The Voice of the Narrator in J.R.R. Tolkien's The Hobbit by Nadja Litschko Summary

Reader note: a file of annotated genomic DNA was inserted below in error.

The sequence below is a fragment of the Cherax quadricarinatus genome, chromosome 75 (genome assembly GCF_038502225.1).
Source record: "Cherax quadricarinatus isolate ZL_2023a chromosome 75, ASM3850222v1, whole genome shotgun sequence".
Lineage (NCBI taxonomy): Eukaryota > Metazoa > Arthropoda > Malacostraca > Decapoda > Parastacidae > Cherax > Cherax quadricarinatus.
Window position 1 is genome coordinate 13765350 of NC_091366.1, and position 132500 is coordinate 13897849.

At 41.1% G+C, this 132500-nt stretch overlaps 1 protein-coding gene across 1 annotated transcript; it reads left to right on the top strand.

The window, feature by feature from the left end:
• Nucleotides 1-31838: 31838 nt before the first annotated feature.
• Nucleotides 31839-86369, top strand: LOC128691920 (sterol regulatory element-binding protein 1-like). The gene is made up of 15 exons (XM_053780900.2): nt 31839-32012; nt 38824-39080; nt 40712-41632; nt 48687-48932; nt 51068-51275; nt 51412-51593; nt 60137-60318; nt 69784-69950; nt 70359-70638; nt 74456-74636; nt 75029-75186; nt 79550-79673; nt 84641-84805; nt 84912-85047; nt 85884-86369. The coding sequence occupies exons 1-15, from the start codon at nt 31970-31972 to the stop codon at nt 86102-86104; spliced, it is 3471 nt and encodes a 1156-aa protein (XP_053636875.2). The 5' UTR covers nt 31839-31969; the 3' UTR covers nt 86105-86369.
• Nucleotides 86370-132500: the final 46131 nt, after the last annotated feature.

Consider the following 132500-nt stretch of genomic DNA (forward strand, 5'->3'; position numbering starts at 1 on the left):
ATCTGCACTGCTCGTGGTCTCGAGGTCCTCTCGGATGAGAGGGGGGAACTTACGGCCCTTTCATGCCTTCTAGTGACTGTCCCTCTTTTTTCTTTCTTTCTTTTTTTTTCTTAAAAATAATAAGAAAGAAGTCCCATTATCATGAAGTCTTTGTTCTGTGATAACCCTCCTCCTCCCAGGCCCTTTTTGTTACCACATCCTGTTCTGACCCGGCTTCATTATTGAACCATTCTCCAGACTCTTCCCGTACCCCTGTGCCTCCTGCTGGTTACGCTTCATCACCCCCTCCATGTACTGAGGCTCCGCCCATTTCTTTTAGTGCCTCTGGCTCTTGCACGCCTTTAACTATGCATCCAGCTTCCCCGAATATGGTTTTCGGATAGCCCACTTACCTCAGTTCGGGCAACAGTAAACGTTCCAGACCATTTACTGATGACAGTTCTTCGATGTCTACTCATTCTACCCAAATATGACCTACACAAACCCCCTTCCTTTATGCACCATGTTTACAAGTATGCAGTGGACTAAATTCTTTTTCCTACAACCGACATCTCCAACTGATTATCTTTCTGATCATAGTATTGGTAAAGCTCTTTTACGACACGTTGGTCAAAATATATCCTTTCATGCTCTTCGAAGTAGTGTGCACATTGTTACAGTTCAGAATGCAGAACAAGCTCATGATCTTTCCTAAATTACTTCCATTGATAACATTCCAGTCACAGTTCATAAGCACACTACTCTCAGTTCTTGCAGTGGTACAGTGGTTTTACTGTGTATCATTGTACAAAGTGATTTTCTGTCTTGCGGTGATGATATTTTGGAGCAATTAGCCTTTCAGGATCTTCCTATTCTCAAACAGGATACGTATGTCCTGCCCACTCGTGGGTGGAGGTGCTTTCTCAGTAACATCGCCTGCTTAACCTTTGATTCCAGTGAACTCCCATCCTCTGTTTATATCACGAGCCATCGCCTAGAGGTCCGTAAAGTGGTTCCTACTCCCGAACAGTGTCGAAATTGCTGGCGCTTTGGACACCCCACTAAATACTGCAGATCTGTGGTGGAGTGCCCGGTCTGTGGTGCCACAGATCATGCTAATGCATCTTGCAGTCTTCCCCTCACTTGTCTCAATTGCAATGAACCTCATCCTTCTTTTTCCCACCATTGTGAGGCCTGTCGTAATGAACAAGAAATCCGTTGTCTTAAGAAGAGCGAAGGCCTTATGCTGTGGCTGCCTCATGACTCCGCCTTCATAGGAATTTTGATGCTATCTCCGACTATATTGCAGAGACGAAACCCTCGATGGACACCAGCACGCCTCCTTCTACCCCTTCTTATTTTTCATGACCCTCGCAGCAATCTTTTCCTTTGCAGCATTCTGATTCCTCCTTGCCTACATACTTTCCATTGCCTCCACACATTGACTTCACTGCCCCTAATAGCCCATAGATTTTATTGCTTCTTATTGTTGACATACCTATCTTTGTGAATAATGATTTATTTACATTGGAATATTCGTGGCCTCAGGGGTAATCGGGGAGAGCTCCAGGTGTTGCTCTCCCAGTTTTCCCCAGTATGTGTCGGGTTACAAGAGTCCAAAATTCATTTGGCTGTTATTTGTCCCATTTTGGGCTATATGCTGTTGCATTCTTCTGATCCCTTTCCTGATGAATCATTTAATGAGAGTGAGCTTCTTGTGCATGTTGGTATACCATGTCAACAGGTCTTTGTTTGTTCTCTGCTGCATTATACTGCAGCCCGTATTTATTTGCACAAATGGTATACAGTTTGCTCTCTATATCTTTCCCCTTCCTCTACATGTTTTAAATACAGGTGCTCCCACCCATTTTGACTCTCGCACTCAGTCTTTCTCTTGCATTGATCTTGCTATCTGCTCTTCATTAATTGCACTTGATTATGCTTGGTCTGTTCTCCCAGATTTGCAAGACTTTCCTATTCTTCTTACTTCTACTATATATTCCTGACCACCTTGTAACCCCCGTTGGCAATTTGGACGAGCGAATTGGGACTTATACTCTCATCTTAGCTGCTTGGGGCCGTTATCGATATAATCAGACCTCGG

Seminar paper from the year 2006 in the subject English Language and Literature Studies - Literature, grade: 1,3, http://www.uni-jena.de/ (Institut für Anglistik/Amerikanistik), course: Mythology for England, 9 entries in the bibliography, language: English, abstract: Narrator. Storyteller. When thinking about a person who narrates or tells a story, one of the first impressions that usually come to mind is that of a man or a woman, sitting in a well-worn rocking chair, surrounded by children who listen with rapt attention to tales of dragons and princesses. This image, depicting the classical oral storyteller as he has been known since ancient times, may at first glance have little to do with the narrative voice of a written work of literature. However, the oral storyteller and the narrator of a novel have many things in common. They both mediate the story to an audience - either to a real one that is physically present or to an impersonal reader of a book, and, depending on their technique, they are able to recount a story in a number of ways. There are many different approaches to narrating a tale. A narrator can remain mostly in the background and simply relate the story to his readers or listeners, without any commentary of other interruptions, or he can narrate the story through his or her own eyes, using the first person singular and thus creating an intensely personal atmosphere and letting the audience experience the adventures almost first-hand. However, sometimes the narrator can become actively involved into the tale, but without actually being a part of it. He adds his own thoughts and opinions to the story, he speaks to the readers himself and actively guides them through his story. Such a narrator is also present in Tolkien’s novel The Hobbit. So the topic of this paper will be to analyse the narrator of The Hobbit, and to determine his most characteristic features. It will be illustrated on the following pages that the narrator of The Hobbit is an intrusive authorial narrator who frequently comments on and judges the characters as well as the unfolding events, who is acutely aware of himself, his audience and his role as a storyteller, and who addressed his readers in a direct way and actively leads them through his narrative. Furthermore it will be determined whether there are any obvious changes to the narrative voice in the last chapters of the book, which were written over three years after the rest of the novel.